Mid-America Pipeline Co. has agreed to a $1 million criminal penalty after pleading guilty last week to negligently releasing 200,000 gallons of ammonia into a Kansas creek, according to the EPA. The release forced the evacuation of nearby residents and killed 25,000 fish.
In October 2004, a pipeline owned by the company ruptured approximately six miles west of Kingman, Kan., releasing approximately 204,000 gallons of anhydrous ammonia into Smoots Creek. Two threatened species were among the fish killed.
The company failed to provide correct information to the National Response Center and local responders about the magnitude of the release, delaying a more comprehensive response, the EPA said. The ammonia spread through at least 12 miles of the creek.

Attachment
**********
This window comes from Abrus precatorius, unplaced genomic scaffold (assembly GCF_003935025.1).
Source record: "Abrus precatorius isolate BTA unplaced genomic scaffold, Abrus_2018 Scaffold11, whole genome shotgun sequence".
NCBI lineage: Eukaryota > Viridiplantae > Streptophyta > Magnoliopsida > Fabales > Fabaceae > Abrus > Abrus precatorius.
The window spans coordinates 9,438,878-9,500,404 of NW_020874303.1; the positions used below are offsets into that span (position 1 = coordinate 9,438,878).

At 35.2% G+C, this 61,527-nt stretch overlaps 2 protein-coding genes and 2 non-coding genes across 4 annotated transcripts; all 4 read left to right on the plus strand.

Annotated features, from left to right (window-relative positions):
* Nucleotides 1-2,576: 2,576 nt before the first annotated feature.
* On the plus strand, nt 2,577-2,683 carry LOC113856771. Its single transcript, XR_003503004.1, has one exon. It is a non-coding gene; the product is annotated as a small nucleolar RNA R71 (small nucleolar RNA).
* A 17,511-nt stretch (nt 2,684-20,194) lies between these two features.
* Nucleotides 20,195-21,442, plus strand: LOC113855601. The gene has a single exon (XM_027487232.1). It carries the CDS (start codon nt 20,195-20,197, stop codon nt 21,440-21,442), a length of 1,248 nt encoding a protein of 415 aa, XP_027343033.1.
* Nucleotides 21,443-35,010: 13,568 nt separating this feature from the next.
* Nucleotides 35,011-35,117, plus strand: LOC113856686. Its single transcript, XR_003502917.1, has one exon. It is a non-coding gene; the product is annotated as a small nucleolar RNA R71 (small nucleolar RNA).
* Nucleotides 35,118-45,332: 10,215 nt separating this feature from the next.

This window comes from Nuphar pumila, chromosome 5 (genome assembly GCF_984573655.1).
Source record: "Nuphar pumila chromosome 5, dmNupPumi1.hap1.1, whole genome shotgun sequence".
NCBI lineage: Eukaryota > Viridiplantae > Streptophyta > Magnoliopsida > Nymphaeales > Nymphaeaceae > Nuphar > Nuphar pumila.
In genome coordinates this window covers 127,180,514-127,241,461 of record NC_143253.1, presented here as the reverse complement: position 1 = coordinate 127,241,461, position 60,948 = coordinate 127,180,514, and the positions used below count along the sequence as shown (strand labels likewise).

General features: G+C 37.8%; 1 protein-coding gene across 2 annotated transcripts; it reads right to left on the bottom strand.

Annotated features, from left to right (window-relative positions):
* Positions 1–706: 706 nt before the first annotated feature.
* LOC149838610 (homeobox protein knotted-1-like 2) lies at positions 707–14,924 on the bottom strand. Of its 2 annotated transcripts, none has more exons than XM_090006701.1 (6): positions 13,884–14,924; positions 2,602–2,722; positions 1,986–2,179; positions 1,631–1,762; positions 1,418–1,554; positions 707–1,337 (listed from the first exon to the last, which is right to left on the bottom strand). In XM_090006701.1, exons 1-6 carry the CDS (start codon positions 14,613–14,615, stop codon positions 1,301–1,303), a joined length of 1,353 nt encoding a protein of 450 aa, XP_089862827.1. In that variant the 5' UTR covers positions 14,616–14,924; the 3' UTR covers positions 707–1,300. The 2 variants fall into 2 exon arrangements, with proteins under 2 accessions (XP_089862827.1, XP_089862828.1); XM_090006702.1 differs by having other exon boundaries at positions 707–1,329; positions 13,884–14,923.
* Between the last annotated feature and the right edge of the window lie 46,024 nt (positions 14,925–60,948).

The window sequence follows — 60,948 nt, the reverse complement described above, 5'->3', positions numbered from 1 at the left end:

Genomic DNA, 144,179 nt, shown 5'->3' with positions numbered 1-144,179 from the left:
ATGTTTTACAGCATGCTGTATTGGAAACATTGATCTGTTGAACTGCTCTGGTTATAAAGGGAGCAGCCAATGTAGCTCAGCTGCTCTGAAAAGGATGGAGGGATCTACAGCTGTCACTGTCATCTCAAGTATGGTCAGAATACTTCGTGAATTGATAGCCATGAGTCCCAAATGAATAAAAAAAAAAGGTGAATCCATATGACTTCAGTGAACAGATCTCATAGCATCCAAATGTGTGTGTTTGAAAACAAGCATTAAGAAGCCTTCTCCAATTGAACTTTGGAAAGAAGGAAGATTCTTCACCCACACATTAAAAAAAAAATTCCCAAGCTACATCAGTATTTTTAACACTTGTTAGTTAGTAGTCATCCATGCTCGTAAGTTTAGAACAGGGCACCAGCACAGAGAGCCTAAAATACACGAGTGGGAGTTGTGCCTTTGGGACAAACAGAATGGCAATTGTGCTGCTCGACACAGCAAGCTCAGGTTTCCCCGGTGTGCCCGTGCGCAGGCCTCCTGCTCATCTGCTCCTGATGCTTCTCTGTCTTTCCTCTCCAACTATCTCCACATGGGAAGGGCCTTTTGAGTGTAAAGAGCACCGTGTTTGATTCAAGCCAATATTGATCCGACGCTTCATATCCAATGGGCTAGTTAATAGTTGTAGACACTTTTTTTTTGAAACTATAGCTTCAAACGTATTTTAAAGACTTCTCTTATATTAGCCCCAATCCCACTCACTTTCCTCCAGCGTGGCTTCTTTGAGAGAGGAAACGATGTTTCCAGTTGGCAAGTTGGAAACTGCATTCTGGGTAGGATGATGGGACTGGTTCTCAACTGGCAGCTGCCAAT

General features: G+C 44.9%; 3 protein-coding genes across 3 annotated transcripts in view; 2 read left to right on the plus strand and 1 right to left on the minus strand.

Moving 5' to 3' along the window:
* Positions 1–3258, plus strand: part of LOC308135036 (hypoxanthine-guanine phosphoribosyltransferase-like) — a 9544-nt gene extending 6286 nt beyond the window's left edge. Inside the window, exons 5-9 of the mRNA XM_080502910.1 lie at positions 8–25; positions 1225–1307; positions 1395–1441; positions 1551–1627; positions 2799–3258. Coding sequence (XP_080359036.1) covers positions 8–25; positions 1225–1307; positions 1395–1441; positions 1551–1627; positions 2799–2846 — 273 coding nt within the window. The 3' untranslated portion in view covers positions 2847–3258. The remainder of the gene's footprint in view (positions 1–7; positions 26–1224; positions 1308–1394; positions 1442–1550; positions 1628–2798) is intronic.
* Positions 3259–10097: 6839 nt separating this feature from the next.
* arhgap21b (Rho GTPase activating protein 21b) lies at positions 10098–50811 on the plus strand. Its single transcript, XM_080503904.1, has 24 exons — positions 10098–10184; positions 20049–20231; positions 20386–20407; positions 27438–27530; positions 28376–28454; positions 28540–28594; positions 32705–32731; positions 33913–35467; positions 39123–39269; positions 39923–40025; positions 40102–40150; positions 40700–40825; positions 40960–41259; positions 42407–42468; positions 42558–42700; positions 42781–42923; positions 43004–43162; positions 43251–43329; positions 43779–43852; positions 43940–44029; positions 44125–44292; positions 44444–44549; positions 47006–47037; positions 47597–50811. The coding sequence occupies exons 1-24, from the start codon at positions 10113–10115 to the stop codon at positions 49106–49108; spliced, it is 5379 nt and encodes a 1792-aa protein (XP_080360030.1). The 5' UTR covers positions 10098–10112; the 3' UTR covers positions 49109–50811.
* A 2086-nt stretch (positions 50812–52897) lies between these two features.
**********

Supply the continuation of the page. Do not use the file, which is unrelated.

"Failure to accurately report spills of toxic chemicals weakens EPA's ability to effectively respond to chemical incidents," said Granta Nakayama, EPA's assistant administrator for enforcement and compliance assurance. "The company's negligence made the situation worse."
As required by law, the company notified the National Response Center, but incorrectly reported that only 20 gallons of ammonia had been released to the creek. Companies must report any ammonia releases over 100 pounds, which is equivalent to approximately 15 gallons. The company did not submit a revised notification until about six weeks after the release.
The criminal penalty will be paid into the Oil Spill and Hazardous Substances Clean-Up Trust Fund.
Pipeline company to pay $1 million after ammonia release (9/14)
September 14, 2007